2. One can thus define a distance between two orbitals. Say this distance is d = 1 Angstrom, which is a plausible value.

3. A photon that is absorbed has energy E=hf. (h = Planck's constant, f = frequency of photon). A frequency of f = c/500 nm is typical for a visible (electric transition) photon.

4. I'm assuming the energy is completely absorbed by a lower level electron as classical kinetic energy.

$$E\ =(1/2)mv^{2}\$$

5. You can isolate v, substitute E for hf, and then use t=d/v to find a time value.

B. The calculation from my other post basically translates to t = 1/f, where f is the frequency of the incident photon.

Both A. and B. give values on the order of attoseconds. Hmmm... makes you wonder why they chose the suffix "atto".

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Interestingly, assuming the e- follows a path from one level to the next, t=d/v, with d=1 Angstrom (plausible distance between orbital shells of an atom), and a v=SQRT(2E/m) (classical KE), E of a visible photon, you get a number of similar order (attoseconds, as with with T=1/f).
I like this, it's elegant, but I have no way of knowing if this reflects nature. Good idea though.

Me neither. And as I understand it, Heisenberg argued with Shroedinger whether the electron follows a path within an atom, so the debate is not a new one. (wikipedia, "shroedinger picture" and "heisenberg picture")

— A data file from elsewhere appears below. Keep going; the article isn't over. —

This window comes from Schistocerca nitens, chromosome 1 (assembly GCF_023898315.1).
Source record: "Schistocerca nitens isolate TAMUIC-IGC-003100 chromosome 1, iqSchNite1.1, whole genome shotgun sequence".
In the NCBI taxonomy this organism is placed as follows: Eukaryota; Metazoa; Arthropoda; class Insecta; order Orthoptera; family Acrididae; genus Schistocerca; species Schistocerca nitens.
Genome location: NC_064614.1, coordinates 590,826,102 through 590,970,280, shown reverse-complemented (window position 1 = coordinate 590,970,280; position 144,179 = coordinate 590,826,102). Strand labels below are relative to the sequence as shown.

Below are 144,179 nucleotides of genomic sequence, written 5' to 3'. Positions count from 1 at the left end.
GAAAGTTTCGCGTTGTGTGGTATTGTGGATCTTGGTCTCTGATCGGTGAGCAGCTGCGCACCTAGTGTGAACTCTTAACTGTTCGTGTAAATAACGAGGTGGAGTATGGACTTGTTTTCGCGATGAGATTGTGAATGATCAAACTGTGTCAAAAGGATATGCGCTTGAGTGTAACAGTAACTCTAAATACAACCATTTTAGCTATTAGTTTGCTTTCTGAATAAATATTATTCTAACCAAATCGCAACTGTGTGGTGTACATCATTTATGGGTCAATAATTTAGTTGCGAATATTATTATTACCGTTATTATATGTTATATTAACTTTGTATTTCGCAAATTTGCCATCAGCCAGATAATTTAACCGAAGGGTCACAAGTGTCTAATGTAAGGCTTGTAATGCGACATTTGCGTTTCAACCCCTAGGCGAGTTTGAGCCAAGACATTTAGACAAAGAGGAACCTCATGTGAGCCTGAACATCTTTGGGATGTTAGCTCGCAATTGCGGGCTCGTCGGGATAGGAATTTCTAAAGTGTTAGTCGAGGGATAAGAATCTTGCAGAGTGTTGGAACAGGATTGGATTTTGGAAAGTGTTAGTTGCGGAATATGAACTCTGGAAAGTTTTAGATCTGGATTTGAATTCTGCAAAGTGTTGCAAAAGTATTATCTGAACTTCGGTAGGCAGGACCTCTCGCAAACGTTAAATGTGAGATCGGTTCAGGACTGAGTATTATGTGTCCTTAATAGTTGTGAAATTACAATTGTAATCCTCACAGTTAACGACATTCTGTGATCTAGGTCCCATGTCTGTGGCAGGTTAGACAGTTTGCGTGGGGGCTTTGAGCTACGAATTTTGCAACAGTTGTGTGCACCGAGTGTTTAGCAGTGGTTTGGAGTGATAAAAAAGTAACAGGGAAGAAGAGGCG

Ah the equation makes a lot of sense - but I can see what nismaratwork means, we really have no way of telling if it is right, thanks a bunch any way, has helped quite a bit.

I think i'll need a better understanding of the maths involved in the different 'pictures' before i can begin to talk about them.

No expert, but wondering... wouldn't the time passed for that electron to change orbit be the distance electron made divided by the speed of light?

And if electron made a distance, say, of 10 electron radius, then the shortest possible time passed would be 10 * 2.8*10^-15m / 3*10^8m/s = 9.3*10^-7s? But should be even longer than that since massive particle cannot travel at the speed of light. (Way more than the Plank's time of 5.4*10^-44s anyway.)

I did notice you saying this 'should' happen instantly, but I guess this isn't the same kind of 'instant' as with the change of spin of two entangled particles?

Anyway, if this indeed happens faster than the time needed for light to travel that distance then I don't see a reason for it to not happen at zerro delay (as with entanglement).